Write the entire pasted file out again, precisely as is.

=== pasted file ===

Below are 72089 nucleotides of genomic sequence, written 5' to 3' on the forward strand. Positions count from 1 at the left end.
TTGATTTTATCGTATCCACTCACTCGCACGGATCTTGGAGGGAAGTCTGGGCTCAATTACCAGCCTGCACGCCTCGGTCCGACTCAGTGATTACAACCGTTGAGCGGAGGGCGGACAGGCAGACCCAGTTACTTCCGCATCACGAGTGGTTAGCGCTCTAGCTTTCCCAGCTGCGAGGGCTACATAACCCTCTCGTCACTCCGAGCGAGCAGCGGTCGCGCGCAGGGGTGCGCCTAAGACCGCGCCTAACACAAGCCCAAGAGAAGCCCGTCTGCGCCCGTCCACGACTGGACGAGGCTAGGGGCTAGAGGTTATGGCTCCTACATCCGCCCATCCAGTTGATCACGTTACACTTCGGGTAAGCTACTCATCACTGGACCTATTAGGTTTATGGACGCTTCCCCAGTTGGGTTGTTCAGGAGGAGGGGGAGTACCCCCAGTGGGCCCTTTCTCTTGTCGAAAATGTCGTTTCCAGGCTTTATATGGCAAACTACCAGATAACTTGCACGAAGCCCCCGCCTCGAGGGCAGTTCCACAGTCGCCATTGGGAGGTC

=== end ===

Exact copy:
Below are 72089 nucleotides of genomic sequence, written 5' to 3' on the forward strand. Positions count from 1 at the left end.
TTGATTTTATCGTATCCACTCACTCGCACGGATCTTGGAGGGAAGTCTGGGCTCAATTACCAGCCTGCACGCCTCGGTCCGACTCAGTGATTACAACCGTTGAGCGGAGGGCGGACAGGCAGACCCAGTTACTTCCGCATCACGAGTGGTTAGCGCTCTAGCTTTCCCAGCTGCGAGGGCTACATAACCCTCTCGTCACTCCGAGCGAGCAGCGGTCGCGCGCAGGGGTGCGCCTAAGACCGCGCCTAACACAAGCCCAAGAGAAGCCCGTCTGCGCCCGTCCACGACTGGACGAGGCTAGGGGCTAGAGGTTATGGCTCCTACATCCGCCCATCCAGTTGATCACGTTACACTTCGGGTAAGCTACTCATCACTGGACCTATTAGGTTTATGGACGCTTCCCCAGTTGGGTTGTTCAGGAGGAGGGGGAGTACCCCCAGTGGGCCCTTTCTCTTGTCGAAAATGTCGTTTCCAGGCTTTATATGGCAAACTACCAGATAACTTGCACGAAGCCCCCGCCTCGAGGGCAGTTCCACAGTCGCCATTGGGAGGTC